Marital Therapy

/Marital Therapy
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Hob-Nobbing

We got a late start for breakfast on Sunday morning, which landed us shoulder-to-shoulder with half of Nashville, Indiana in the tiny waiting area of Hobnob Corner. An eighty-something couple followed us as we squeezed through the door; the group behind them were left to wait on the sidewalk.

My wife is a serial eavesdropper. She says it’s research for writing; I say she may be overly interested in the business of others–nosy. Regardless, the way we were crammed together, I couldn’t help but hear the conversation between the eighty-somethings beside us.

Mr.       “You want to go someplace else?”

Mrs.      “I don’t think there is anyplace else.”

He shifted from one foot to the other. Tried to stand on his toes to scope out the room for tables with potential for opening. And then made a second pass . . .

Mr.       “You want to go someplace else?”

Mrs.     “It won’t be that long. Here she comes.”

The waitress secured a count for each group waiting, including the party of two, eighty-somethings and us. She made no comment or promise regarding wait time. He grumbled and returned to his shifting from foot to foot.

Third pass . . .

Mr.       “You want to go someplace else?”

Mrs.      “You can’t even wait five minutes!” She rolled her eyes in disgust and marched out the door.

I smiled at Debi and said “We just got our next blog.”

I would guess that the pattern in this conversation between the Mr. and Mrs. eighty-something was set long ago. Neither was direct or honest with their partner about their wishes. Obviously, he did not want to wait in line. He wanted to go someplace else, but never directly said so. He wheedled her into making the decision to leave.

She wanted to wait–eat pancakes at the Hobnob–understandable. But rather than saying “I want to wait. This is important to me,” she tried to redirect him, pacify him, even misguide him into believing that The Hobnob was the only place to serve breakfast in Nashville on Sunday. Simply not true and he knew it.

Maybe he was living up to a reputation of impatience or maybe he was in physical pain or couldn’t tolerate the sardine conditions. Who knows? Because he never told her. He just asked her the identical question three times until she gave up in frustration.

I hope they found a decent breakfast and were able to enjoy it–we certainly enjoyed ours. But the sad thing is, he probably paid for winning that stand-off. She was obviously disappointed and angry. She may have told him off on the way down the street or more likely, she waited until their adult kids were around and announced, “Your dad is such a grumpy old man that he wouldn’t even wait in line for five minutes for breakfast at The Hobnob on Sunday.”

The conversation is classic. Two people who clearly have a desire but are unwilling to clearly communicate it. They behave in a passive-aggressive way rather than being open with one another.  Closeness is sacrificed as the couple accumulates grudges that keep them at a “safe” distance. Intimacy suffers. I see it every day in my office and I couldn’t resist sharing this simple, yet clear example.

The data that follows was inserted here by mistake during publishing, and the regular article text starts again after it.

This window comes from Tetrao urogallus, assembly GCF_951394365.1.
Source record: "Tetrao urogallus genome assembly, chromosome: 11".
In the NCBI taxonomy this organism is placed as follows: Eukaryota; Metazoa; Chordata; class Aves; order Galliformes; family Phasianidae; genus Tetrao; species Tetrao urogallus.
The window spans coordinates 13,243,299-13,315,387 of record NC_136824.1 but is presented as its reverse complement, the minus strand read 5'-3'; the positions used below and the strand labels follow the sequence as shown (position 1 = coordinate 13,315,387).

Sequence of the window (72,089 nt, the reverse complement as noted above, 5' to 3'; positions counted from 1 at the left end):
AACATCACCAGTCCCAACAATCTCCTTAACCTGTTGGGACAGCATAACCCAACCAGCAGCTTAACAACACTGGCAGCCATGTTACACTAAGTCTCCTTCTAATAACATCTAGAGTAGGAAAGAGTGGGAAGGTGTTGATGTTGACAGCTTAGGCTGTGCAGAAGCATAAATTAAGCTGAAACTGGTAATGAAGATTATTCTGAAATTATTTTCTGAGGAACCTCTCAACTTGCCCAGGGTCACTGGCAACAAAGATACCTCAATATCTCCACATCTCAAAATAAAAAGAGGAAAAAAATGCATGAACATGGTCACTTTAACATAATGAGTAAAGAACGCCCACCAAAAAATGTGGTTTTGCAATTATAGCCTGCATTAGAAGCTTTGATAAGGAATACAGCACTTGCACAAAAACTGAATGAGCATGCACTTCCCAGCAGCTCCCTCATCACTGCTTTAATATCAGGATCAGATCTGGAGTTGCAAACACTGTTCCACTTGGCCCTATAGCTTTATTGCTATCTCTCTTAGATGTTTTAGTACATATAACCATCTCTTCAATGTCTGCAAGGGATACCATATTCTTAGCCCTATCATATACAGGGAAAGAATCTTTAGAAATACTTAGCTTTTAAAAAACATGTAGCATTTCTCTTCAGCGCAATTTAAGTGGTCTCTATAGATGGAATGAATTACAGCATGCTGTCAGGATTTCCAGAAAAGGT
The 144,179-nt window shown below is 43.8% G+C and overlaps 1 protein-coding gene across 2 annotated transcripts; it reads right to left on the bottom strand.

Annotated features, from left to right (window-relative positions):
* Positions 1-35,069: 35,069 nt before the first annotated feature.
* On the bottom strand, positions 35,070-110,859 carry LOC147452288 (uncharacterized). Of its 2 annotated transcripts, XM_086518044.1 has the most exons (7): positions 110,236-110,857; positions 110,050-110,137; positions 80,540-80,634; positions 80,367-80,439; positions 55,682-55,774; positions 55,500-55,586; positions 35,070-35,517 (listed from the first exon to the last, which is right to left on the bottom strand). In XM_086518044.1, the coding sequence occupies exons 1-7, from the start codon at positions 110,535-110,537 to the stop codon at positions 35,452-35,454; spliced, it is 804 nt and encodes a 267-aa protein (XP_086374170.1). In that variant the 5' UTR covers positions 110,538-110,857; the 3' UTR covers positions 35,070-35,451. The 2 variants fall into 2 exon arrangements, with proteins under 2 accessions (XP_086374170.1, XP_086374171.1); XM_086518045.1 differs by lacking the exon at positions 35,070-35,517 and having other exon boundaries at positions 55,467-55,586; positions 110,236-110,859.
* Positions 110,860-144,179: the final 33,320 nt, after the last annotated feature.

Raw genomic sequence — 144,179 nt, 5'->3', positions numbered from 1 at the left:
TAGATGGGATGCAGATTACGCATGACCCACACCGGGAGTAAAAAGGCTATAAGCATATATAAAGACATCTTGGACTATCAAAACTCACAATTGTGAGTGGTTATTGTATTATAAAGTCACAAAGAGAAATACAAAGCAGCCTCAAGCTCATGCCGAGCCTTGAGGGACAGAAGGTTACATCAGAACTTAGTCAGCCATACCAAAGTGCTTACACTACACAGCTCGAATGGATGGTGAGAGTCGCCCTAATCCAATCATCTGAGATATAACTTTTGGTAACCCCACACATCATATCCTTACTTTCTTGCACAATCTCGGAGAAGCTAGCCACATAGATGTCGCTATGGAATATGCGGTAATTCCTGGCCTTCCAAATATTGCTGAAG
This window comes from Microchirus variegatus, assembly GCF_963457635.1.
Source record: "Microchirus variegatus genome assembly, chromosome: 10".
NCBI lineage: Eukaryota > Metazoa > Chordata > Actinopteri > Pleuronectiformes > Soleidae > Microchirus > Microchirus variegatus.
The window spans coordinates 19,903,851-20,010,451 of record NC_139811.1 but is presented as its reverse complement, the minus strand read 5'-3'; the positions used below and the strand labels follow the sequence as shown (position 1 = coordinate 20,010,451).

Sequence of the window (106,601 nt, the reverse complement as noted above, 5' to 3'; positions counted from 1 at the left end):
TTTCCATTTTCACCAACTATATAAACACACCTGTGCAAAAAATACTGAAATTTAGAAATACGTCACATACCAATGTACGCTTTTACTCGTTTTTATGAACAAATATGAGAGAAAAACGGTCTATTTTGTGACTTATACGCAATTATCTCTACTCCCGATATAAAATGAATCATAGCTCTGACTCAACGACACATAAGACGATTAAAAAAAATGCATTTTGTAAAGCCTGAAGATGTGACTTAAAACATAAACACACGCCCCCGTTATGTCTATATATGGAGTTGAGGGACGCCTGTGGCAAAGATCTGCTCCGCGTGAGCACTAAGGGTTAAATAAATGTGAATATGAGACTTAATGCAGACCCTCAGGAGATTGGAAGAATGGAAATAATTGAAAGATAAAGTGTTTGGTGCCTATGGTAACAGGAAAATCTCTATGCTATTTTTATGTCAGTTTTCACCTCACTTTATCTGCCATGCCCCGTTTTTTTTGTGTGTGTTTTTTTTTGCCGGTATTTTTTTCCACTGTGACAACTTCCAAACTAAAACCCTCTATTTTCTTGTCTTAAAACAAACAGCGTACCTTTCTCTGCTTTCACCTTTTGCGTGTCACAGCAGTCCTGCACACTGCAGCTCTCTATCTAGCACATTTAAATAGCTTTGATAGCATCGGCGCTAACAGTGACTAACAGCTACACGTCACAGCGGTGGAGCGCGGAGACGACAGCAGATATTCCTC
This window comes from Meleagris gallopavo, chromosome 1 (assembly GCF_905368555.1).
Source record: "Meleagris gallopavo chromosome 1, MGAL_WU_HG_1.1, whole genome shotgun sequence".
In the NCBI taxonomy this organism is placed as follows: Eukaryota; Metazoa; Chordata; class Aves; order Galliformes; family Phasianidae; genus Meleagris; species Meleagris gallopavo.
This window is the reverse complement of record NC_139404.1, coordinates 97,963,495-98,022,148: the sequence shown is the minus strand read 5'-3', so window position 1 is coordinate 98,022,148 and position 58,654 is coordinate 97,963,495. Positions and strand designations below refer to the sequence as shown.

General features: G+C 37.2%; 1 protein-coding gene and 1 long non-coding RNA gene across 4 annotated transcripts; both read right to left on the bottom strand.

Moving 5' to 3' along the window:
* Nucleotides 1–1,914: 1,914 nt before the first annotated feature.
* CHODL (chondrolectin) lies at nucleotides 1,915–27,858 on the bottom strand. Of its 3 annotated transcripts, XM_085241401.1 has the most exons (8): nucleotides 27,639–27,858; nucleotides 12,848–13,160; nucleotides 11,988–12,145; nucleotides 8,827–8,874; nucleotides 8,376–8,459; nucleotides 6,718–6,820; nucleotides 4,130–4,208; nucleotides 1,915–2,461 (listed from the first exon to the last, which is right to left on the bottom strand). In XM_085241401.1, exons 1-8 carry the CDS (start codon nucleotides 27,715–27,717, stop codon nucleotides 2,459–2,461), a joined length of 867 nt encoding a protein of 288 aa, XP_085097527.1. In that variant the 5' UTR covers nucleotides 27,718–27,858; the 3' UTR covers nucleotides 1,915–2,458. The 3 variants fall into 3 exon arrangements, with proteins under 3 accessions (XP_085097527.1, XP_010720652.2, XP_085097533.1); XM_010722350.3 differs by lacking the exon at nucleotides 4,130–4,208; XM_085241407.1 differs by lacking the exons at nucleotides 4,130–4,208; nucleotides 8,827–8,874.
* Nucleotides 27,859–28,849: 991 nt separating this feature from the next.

The wait, by the way, was about twenty minutes and with all the people watching and eavesdropping opportunities, it felt like five. For me, the wait time was irrelevant. I wouldn’t think of asking, “Do you want to go someplace else?” I know better.

Marriage–A Renewable Resource?

Allow me to begin with a reminder that these blogs are written with the purpose of opening discourse, an encouragement to consider a fresh perspective. They are not research pieces, nor are they ever presented as “The Answer.” Most often ideas spring from discussions I have with clients–especially issues I hear repeatedly.

Roughly half of the couples I see for marital therapy report that their marriage has grown stale.  The vitality they once enjoyed in their relationship is gone.

They report:

“We never thought we’d be here. Never.”

“We miss us. We miss what we used to have.”

“We are not having fun anymore.”

“We have become roommates.”

Typically, they are mentally and emotionally drained. Burned out by responsibilities of their respective careers, kids’ schedules, and keeping up with a home. They once shared the joy of a deep connection; now they share a sense of living tired, overwhelmed, and hopeless. Unhappy, they blame each other and the marriage, resulting in hurt and frustration.

I praise couples for their bravery and willingness to be vulnerable, seeking to improve their marriage before they reach a crisis situation. They’re in the “We’re-okay-but-we-know-it-can-be-much-better,” category.

I always ask clients what they want to hire me to do. Often partners hire me to guide them as they rediscover the fun and enjoyment they once found in their marriage.

The process begins with the following steps:

  • Acknowledge that the marriage needs attention.